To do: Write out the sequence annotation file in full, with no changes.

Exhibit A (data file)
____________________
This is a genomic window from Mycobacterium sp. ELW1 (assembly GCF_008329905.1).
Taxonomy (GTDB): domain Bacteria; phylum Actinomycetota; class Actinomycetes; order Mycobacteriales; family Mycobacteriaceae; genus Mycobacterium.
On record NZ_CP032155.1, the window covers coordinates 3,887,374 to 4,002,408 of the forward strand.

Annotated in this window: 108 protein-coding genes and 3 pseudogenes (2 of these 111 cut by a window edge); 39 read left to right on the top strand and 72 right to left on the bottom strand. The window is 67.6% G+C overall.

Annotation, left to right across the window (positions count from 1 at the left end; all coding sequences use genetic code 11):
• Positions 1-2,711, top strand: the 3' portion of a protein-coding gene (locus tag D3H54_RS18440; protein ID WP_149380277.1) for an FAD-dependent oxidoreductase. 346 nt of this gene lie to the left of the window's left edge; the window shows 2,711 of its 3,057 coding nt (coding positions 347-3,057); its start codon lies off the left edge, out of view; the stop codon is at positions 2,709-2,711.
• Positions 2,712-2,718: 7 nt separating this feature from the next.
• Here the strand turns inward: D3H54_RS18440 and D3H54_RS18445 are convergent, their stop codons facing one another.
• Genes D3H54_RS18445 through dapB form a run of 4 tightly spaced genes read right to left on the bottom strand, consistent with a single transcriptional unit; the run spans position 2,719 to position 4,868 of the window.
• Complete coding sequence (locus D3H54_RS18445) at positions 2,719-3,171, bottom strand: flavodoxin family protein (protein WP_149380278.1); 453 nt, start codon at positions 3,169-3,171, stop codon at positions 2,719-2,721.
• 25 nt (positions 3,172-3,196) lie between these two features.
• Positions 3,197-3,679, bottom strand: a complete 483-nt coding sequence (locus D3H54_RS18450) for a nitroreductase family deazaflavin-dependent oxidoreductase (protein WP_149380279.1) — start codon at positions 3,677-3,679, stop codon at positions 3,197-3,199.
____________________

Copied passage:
This is a genomic window from Mycobacterium sp. ELW1 (assembly GCF_008329905.1).
Taxonomy (GTDB): domain Bacteria; phylum Actinomycetota; class Actinomycetes; order Mycobacteriales; family Mycobacteriaceae; genus Mycobacterium.
On record NZ_CP032155.1, the window covers coordinates 3,887,374 to 4,002,408 of the forward strand.

Annotated in this window: 108 protein-coding genes and 3 pseudogenes (2 of these 111 cut by a window edge); 39 read left to right on the top strand and 72 right to left on the bottom strand. The window is 67.6% G+C overall.

Annotation, left to right across the window (positions count from 1 at the left end; all coding sequences use genetic code 11):
• Positions 1-2,711, top strand: the 3' portion of a protein-coding gene (locus tag D3H54_RS18440; protein ID WP_149380277.1) for an FAD-dependent oxidoreductase. 346 nt of this gene lie to the left of the window's left edge; the window shows 2,711 of its 3,057 coding nt (coding positions 347-3,057); its start codon lies off the left edge, out of view; the stop codon is at positions 2,709-2,711.
• Positions 2,712-2,718: 7 nt separating this feature from the next.
• Here the strand turns inward: D3H54_RS18440 and D3H54_RS18445 are convergent, their stop codons facing one another.
• Genes D3H54_RS18445 through dapB form a run of 4 tightly spaced genes read right to left on the bottom strand, consistent with a single transcriptional unit; the run spans position 2,719 to position 4,868 of the window.
• Complete coding sequence (locus D3H54_RS18445) at positions 2,719-3,171, bottom strand: flavodoxin family protein (protein WP_149380278.1); 453 nt, start codon at positions 3,169-3,171, stop codon at positions 2,719-2,721.
• 25 nt (positions 3,172-3,196) lie between these two features.
• Positions 3,197-3,679, bottom strand: a complete 483-nt coding sequence (locus D3H54_RS18450) for a nitroreductase family deazaflavin-dependent oxidoreductase (protein WP_149380279.1) — start codon at positions 3,677-3,679, stop codon at positions 3,197-3,199.